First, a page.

Sister Dwina volunteers her time to sort items for the “Angel Bag” program.

With her twinkling eyes and engaging personality, Sister Dwina Marie Towle, SND leaves you smiling for hours. 

Sister Dwina entered the Sisters of Notre Dame in California in 1955.  Her mission included serving as a cook, a teacher, a seamstress, and later, a certified nursing assistant and licensed vocational nurse. Sister’s zest for life and living her call remains central to who she is a Sister of Notre Dame. Now 80, her indefatigable desire to mission continues from the Sisters’ Provincial House in Thousand Oaks. 

“I want to show Christ through myself,” said Sister Dwina. Sister fervently prays for all kinds of intentions, and has a special place in heart for those in hospitals and those suffering from natural disasters.

Sister also continues her mission in other ways, including as part of the “Angel Bag” program. “It’s a way for me to be part of the mission, even though I can’t get out readily,” she said.

During Advent a couple of years ago, the Sisters wanted to do something more to be a compassionate presence to the growing homeless population in Thousand Oaks and nearby cities.  The Sisters decided to make small care packages, or “angel bags,” for the homeless, and they contributed from their personal budgets and by personally shopping for the items needed. Some items, including the actual bags, were donated from outside sources.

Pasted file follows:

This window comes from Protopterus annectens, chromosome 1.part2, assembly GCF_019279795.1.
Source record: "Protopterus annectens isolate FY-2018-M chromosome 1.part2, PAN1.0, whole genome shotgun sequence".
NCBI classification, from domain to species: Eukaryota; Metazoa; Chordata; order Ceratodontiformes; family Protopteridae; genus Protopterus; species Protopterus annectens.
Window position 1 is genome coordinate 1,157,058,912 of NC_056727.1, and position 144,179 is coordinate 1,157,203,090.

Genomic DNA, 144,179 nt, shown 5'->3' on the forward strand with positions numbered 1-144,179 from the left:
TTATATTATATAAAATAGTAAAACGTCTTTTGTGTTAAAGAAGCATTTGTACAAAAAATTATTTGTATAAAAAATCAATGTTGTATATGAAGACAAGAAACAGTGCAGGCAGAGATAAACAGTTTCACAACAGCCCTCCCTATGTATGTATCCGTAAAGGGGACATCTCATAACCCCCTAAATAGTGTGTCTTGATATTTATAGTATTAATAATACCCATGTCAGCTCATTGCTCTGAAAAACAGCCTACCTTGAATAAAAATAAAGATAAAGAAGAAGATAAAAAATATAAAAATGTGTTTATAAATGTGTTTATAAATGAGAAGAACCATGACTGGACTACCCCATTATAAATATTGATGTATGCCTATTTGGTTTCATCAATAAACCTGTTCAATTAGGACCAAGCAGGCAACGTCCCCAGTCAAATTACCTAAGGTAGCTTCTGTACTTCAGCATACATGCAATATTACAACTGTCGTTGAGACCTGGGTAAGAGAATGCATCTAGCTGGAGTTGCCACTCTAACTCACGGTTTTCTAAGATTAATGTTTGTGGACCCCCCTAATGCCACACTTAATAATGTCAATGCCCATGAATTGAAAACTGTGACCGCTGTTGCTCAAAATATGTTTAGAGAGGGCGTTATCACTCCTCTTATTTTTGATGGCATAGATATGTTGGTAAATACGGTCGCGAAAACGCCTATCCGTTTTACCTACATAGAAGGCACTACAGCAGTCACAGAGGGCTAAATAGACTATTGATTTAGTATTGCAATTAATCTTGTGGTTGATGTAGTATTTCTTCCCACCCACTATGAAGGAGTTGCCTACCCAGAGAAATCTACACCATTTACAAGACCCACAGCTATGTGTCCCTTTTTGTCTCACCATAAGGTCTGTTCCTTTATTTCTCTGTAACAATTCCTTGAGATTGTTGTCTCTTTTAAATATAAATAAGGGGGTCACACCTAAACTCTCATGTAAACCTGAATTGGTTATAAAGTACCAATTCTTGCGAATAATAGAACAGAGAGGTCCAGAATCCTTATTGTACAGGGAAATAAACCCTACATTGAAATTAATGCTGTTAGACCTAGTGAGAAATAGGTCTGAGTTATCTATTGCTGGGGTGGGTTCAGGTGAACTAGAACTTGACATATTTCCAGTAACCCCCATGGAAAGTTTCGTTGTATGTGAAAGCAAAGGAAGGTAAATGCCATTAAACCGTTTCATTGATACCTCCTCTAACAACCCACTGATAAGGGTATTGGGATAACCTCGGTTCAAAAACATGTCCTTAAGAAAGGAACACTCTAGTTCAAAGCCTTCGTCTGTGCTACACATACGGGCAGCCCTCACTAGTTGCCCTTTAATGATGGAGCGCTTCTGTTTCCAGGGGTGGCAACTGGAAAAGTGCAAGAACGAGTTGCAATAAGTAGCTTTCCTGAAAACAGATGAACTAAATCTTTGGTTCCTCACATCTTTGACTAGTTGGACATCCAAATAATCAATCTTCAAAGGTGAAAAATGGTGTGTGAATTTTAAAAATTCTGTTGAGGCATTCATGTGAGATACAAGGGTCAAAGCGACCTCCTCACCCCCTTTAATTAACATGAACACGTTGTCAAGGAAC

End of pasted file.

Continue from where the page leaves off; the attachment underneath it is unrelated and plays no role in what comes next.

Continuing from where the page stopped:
The bags include 2 pairs of warm socks, water, granola bars, toiletries and more. The Sisters always add a card letting the recipient know they are praying for him or her. When Sisters leave the Provincial House for work, doctor’s appointments, or elsewhere, they take two bags with them. 

While Sister Dwina no longer drives, her expertise at organizing plays an important role in getting items ready for the Sisters to create the bags. “I volunteered myself,” said Sister, “and I enjoy every minute in being part of the ministry and making it easier for everyone to prepare the bags.” 

The Sisters distribute the bags to people they see who look like they can use a little help. Sister Antoinette Marie Moon, SND, Community Coordinator of the Provincial House, notes that rather than just handing the bags from cars, the Sisters sometimes pull over, and greet the person or persons to whom they are giving the bags. She noted the name “Angel Bags” was confirmed from such encounters, when the people receiving the bags called the Sisters “angels.” 

Because of the grants the Sisters have received from SOAR! over the years, including automatic doors, windows, and upgraded furniture that ensures Sisters in wheelchairs can join in easily at meals, Sisters like Sister Dwina are able to be vibrant and active in their communities and to continue the mission wherever God puts them.